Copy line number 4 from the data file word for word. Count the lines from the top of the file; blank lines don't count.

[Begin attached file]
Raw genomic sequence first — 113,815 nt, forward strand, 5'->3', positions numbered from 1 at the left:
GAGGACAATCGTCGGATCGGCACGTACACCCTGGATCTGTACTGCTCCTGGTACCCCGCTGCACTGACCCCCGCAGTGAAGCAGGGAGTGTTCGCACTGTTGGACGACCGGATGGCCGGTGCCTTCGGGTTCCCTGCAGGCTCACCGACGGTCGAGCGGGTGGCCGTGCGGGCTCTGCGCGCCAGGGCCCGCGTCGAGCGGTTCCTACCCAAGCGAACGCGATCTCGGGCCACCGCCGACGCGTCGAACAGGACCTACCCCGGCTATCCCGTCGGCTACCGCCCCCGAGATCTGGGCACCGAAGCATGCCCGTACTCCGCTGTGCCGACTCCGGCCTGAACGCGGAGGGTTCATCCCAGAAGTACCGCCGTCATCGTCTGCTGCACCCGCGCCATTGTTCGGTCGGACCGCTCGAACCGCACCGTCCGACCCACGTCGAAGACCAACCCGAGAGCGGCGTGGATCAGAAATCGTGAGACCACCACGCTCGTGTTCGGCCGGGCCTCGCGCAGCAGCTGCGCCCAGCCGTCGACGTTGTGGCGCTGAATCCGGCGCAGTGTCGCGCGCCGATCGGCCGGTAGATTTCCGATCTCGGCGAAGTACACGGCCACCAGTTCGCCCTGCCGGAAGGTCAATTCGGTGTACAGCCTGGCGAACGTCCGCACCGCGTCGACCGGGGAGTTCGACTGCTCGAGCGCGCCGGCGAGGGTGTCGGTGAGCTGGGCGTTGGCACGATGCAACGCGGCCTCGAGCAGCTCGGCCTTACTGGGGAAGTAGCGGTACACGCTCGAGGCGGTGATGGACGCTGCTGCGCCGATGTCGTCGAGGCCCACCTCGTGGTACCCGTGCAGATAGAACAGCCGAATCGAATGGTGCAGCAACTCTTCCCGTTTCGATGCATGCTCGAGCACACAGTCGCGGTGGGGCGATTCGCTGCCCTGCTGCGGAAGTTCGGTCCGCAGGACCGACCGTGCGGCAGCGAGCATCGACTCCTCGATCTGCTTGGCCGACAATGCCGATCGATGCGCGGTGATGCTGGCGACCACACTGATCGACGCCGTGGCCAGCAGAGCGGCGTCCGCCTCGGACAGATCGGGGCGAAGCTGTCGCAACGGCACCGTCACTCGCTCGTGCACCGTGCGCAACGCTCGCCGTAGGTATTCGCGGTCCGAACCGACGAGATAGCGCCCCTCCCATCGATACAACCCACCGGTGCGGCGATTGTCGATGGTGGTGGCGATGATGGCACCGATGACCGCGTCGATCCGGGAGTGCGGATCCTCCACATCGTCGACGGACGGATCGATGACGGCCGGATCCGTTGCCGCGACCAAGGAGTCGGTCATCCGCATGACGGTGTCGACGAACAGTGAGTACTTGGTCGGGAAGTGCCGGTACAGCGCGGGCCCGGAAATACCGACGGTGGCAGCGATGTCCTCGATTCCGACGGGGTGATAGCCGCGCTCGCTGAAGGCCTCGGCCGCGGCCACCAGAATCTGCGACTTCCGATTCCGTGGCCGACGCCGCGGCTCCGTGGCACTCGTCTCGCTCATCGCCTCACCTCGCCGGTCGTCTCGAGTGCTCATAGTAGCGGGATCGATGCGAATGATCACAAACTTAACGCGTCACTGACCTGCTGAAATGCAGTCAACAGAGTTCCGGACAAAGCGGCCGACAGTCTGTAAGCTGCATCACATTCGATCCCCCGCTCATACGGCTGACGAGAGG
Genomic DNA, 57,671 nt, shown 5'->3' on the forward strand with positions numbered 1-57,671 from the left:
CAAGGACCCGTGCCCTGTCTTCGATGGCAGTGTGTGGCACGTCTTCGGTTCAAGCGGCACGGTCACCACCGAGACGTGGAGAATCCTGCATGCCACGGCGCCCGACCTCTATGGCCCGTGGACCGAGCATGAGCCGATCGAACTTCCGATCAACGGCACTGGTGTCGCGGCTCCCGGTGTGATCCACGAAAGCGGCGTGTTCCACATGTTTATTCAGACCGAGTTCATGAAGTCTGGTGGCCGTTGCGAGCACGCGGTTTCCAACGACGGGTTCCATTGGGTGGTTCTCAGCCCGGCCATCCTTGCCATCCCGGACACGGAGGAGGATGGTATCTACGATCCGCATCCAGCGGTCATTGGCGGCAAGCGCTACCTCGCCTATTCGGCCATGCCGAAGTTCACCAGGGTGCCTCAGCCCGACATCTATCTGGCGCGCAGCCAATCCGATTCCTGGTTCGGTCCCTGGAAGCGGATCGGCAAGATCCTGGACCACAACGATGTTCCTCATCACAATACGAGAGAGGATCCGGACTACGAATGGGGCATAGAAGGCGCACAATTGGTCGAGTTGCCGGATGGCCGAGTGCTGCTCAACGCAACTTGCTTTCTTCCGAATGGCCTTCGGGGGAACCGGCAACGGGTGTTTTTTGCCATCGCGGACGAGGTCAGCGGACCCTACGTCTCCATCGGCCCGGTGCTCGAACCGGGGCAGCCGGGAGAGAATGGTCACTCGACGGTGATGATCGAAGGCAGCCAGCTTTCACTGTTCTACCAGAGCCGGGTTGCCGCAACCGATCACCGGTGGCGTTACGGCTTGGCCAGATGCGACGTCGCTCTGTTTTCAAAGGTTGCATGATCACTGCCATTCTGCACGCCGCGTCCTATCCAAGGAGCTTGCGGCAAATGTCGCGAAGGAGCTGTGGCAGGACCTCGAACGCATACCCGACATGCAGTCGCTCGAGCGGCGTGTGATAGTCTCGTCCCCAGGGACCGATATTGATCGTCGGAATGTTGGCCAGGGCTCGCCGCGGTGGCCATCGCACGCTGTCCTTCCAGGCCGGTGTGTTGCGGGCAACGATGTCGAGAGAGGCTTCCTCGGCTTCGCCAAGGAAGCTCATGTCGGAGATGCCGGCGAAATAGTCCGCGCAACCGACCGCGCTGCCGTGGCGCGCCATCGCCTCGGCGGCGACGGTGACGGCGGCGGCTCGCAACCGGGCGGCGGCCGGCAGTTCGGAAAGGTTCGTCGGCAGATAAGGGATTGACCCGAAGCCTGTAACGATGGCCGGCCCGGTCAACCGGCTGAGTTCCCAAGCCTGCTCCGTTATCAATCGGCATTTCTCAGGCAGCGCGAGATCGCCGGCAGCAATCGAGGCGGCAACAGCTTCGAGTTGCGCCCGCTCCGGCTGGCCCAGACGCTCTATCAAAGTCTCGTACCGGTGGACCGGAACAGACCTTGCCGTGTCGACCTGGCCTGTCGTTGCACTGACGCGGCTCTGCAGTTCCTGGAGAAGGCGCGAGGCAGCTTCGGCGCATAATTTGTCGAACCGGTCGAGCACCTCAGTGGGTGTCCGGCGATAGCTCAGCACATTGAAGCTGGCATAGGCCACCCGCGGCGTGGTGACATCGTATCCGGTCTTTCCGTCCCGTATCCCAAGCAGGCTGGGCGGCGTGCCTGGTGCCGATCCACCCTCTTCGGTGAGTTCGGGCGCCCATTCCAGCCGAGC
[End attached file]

CAAGGACCCGTGCCCTGTCTTCGATGGCAGTGTGTGGCACGTCTTCGGTTCAAGCGGCACGGTCACCACCGAGACGTGGAGAATCCTGCATGCCACGGCGCCCGACCTCTATGGCCCGTGGACCGAGCATGAGCCGATCGAACTTCCGATCAACGGCACTGGTGTCGCGGCTCCCGGTGTGATCCACGAAAGCGGCGTGTTCCACATGTTTATTCAGACCGAGTTCATGAAGTCTGGTGGCCGTTGCGAGCACGCGGTTTCCAACGACGGGTTCCATTGGGTGGTTCTCAGCCCGGCCATCCTTGCCATCCCGGACACGGAGGAGGATGGTATCTACGATCCGCATCCAGCGGTCATTGGCGGCAAGCGCTACCTCGCCTATTCGGCCATGCCGAAGTTCACCAGGGTGCCTCAGCCCGACATCTATCTGGCGCGCAGCCAATCCGATTCCTGGTTCGGTCCCTGGAAGCGGATCGGCAAGATCCTGGACCACAACGATGTTCCTCATCACAATACGAGAGAGGATCCGGACTACGAATGGGGCATAGAAGGCGCACAATTGGTCGAGTTGCCGGATGGCCGAGTGCTGCTCAACGCAACTTGCTTTCTTCCGAATGGCCTTCGGGGGAACCGGCAACGGGTGTTTTTTGCCATCGCGGACGAGGTCAGCGGACCCTACGTCTCCATCGGCCCGGTGCTCGAACCGGGGCAGCCGGGAGAGAATGGTCACTCGACGGTGATGATCGAAGGCAGCCAGCTTTCACTGTTCTACCAGAGCCGGGTTGCCGCAACCGATCACCGGTGGCGTTACGGCTTGGCCAGATGCGACGTCGCTCTGTTTTCAAAGGTTGCATGATCACTGCCATTCTGCACGCCGCGTCCTATCCAAGGAGCTTGCGGCAAATGTCGCGAAGGAGCTGTGGCAGGACCTCGAACGCATACCCGACATGCAGTCGCTCGAGCGGCGTGTGATAGTCTCGTCCCCAGGGACCGATATTGATCGTCGGAATGTTGGCCAGGGCTCGCCGCGGTGGCCATCGCACGCTGTCCTTCCAGGCCGGTGTGTTGCGGGCAACGATGTCGAGAGAGGCTTCCTCGGCTTCGCCAAGGAAGCTCATGTCGGAGATGCCGGCGAAATAGTCCGCGCAACCGACCGCGCTGCCGTGGCGCGCCATCGCCTCGGCGGCGACGGTGACGGCGGCGGCTCGCAACCGGGCGGCGGCCGGCAGTTCGGAAAGGTTCGTCGGCAGATAAGGGATTGACCCGAAGCCTGTAACGATGGCCGGCCCGGTCAACCGGCTGAGTTCCCAAGCCTGCTCCGTTATCAATCGGCATTTCTCAGGCAGCGCGAGATCGCCGGCAGCAATCGAGGCGGCAACAGCTTCGAGTTGCGCCCGCTCCGGCTGGCCCAGACGCTCTATCAAAGTCTCGTACCGGTGGACCGGAACAGACCTTGCCGTGTCGACCTGGCCTGTCGTTGCACTGACGCGGCTCTGCAGTTCCTGGAGAAGGCGCGAGGCAGCTTCGGCGCATAATTTGTCGAACCGGTCGAGCACCTCAGTGGGTGTCCGGCGATAGCTCAGCACATTGAAGCTGGCATAGGCCACCCGCGGCGTGGTGACATCGTATCCGGTCTTTCCGTCCCGTATCCCAAGCAGGCTGGGCGGCGTGCCTGGTGCCGATCCACCCTCTTCGGTGAGTTCGGGCGCCCATTCCAGCCGAGC